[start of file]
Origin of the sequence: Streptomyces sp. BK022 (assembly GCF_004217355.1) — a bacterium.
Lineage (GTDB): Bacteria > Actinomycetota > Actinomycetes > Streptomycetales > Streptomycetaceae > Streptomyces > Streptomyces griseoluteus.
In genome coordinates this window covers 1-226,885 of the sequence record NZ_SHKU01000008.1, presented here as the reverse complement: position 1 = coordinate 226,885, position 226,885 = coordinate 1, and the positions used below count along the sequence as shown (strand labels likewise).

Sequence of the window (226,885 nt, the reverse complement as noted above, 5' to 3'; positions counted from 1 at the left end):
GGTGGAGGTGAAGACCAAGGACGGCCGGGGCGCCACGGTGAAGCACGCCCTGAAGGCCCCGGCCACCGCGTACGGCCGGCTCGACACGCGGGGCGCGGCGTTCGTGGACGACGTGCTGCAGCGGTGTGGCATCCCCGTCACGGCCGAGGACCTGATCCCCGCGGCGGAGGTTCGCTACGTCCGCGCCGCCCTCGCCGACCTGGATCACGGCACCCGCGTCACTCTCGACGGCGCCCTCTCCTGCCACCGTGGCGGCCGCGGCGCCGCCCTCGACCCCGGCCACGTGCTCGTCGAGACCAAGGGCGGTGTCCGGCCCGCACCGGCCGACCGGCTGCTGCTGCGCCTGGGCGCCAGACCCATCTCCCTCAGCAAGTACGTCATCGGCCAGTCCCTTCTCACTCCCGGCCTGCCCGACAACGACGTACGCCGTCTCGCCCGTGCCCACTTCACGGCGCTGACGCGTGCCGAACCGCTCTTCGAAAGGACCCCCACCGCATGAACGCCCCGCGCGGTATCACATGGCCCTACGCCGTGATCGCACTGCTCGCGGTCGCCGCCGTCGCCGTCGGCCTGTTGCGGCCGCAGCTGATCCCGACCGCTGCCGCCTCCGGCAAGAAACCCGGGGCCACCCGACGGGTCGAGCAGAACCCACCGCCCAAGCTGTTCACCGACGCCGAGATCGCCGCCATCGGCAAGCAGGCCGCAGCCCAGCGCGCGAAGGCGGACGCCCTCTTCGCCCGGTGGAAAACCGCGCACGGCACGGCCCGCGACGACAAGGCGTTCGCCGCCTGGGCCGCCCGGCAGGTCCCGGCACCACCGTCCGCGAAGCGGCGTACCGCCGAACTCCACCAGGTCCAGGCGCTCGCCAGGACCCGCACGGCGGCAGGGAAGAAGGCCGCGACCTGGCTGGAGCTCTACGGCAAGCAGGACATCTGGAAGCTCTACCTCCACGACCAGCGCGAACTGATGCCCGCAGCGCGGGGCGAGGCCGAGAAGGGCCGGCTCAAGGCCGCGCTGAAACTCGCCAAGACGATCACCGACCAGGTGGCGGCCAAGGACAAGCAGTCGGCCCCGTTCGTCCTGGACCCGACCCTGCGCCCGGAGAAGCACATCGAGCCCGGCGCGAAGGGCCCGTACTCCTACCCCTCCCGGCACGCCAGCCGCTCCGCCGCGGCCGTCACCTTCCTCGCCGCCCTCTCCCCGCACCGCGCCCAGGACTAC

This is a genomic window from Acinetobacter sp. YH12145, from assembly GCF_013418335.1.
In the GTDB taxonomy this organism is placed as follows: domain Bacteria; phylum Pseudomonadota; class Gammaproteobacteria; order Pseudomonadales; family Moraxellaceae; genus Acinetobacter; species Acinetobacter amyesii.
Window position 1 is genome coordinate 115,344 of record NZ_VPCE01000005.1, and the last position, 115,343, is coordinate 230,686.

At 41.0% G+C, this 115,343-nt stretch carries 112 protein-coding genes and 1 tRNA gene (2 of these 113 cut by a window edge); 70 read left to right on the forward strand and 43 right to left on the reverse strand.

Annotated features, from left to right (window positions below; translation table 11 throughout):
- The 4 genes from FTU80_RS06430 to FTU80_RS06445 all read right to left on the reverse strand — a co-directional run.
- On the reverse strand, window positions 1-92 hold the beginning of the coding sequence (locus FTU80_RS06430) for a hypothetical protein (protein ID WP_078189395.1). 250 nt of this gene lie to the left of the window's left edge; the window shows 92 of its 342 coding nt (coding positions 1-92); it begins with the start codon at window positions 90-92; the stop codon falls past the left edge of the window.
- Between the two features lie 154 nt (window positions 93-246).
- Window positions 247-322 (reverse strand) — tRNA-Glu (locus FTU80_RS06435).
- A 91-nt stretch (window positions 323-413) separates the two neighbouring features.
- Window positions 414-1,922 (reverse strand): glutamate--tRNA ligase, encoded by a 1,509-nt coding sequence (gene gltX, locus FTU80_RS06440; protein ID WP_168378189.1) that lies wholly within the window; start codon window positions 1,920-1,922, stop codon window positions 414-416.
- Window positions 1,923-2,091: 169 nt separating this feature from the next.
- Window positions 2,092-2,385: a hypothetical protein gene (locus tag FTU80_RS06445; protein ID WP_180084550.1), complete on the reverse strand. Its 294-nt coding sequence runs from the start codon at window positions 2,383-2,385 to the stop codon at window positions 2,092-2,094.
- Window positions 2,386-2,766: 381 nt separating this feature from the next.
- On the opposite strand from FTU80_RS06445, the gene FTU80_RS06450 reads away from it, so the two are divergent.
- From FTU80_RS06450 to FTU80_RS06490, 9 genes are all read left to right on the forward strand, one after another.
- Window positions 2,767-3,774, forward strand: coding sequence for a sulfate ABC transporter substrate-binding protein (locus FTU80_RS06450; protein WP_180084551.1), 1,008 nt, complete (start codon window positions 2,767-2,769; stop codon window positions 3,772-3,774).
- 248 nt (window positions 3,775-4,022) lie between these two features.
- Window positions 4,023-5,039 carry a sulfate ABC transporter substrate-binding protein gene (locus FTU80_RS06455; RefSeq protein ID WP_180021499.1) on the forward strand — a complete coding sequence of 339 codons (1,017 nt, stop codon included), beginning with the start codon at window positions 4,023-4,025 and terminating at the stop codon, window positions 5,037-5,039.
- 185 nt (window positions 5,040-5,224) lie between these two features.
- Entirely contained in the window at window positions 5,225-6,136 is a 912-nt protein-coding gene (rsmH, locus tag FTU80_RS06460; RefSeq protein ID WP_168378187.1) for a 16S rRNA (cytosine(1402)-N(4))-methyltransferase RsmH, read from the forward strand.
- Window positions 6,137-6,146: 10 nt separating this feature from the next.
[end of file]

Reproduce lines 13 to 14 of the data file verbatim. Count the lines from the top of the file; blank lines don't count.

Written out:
- Between the two features lie 154 nt (window positions 93-246).
- Window positions 247-322 (reverse strand) — tRNA-Glu (locus FTU80_RS06435).